Farms get extra year to complete stewardship capital works

Defra has offered farmers in England a one-year extension to Countryside Stewardship (CS) scheme capital agreements to help them complete a backlog of work amassed under the Covid-19 restrictions.

The department announced the 12-month extension would apply to certain farmers with capital agreements that started after 1 April 2018 or in 2019.

See also: Farmers offered extension to mid-tier CSS deadline

Areas covered by the extension include:

  • Hedgerows and boundaries grant
  • Woodland creation, woodland tree health, woodland management plan,
  • Grants for planning a project – implementation plan (PA1), feasibility study (PA2), woodland management plan (PA3)
  • Water capital grants
  • Historic buildings restoration grants

The claim period for agreements that started in 2020 remains the same, but the situation on farms is being monitored and deadlines are under review, Defra said.

The extension to agreements has been welcomed by the Central Association of Agricultural Valuers (CAAV) policy adviser Alice De Soer.

“We have been calling for these changes since the impact of the Covid-19 restrictions began to unfold,” said Ms De Soer.

Work needed for farms to comply with their agreements had stalled during the government’s “stay-at-home” lockdown advice.

Contractors had been unable to get on to farms to carry out work and the backlog had grown and there had also been wider implications, Ms De Soer said.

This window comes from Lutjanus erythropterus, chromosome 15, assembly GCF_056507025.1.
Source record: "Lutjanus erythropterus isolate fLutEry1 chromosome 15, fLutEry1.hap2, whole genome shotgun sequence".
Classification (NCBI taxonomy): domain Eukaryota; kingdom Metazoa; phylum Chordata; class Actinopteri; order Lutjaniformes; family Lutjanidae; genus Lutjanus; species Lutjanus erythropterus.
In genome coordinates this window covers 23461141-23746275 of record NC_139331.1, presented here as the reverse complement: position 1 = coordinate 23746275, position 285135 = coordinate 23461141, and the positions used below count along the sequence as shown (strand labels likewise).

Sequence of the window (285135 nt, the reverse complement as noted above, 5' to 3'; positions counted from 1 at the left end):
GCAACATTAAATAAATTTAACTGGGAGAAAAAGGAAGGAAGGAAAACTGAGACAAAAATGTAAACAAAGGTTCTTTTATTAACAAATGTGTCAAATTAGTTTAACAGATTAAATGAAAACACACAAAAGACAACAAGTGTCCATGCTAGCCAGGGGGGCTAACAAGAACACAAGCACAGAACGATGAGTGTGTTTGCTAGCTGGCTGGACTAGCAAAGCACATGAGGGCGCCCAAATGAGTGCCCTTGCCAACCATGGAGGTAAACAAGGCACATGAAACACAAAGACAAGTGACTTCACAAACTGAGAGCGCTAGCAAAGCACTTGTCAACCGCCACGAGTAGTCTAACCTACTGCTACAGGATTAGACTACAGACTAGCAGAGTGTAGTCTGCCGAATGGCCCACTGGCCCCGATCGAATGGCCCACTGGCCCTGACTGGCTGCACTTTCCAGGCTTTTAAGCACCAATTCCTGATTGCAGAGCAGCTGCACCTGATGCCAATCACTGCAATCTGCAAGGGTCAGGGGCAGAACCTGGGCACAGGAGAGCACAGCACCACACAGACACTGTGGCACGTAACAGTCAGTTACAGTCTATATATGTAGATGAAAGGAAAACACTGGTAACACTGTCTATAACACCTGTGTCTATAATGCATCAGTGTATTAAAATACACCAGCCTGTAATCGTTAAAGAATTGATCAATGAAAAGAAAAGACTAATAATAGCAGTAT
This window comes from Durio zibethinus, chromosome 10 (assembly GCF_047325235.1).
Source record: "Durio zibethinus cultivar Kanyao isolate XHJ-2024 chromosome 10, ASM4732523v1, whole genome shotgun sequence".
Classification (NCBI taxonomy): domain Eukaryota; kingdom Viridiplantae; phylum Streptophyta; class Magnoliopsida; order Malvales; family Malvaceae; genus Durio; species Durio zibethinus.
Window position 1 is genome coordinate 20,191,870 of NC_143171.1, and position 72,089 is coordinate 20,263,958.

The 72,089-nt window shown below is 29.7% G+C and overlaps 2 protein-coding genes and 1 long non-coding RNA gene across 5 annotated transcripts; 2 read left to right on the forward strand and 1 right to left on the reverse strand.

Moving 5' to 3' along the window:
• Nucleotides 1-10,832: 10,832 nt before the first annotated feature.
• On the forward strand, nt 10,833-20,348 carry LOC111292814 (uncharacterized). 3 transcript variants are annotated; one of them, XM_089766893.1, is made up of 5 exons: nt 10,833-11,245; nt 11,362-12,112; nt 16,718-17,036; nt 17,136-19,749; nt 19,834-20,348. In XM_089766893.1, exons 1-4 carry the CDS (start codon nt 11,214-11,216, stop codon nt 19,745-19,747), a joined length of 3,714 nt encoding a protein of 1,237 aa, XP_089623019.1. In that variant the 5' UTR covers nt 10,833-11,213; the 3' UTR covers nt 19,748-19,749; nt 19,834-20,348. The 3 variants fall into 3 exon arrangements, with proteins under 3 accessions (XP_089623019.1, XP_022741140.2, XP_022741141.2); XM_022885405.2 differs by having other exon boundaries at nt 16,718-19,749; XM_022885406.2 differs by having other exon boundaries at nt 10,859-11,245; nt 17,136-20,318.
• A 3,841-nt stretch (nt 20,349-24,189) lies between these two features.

“We have also seen issues with supplies needed under CS schemes, like tree saplings, which ground to a halt as nurseries were shut down.

“It would have been wrong to penalise farmers because of a situation that was outside  their control, so the extension is welcome,” Ms De Soer said.

Facilitation fund praised

Meanwhile, the government has said its Countryside Stewardship Facilitation Fund, which supports organisations that help farmers and landowners collaborate on larger-scale environment projects, had now created 136 group projects at a cost of £10.3m.

So-called landscape-scale projects can include new areas or combine land already farmed under CS agreements such as farm clusters and farmer-led nature improvement areas.

The latest progress report on its effects says that the venture is achieving its goals and facilitating a more engaged, collaborative and environmentally aware farming community.

Natural England chairman Tony Juniper said: “We know farmers can achieve much greater environmental outcomes by working together on a landscape scale.

“This report has shown that by sharing knowledge and expertise, farmers and landowners benefit from the creation of a stronger community in their local area.”

Mr Juniper added: “At the same time, they also gain the vital skills that will be needed under future schemes that will reward farmers for the public goods they work hard to produce.”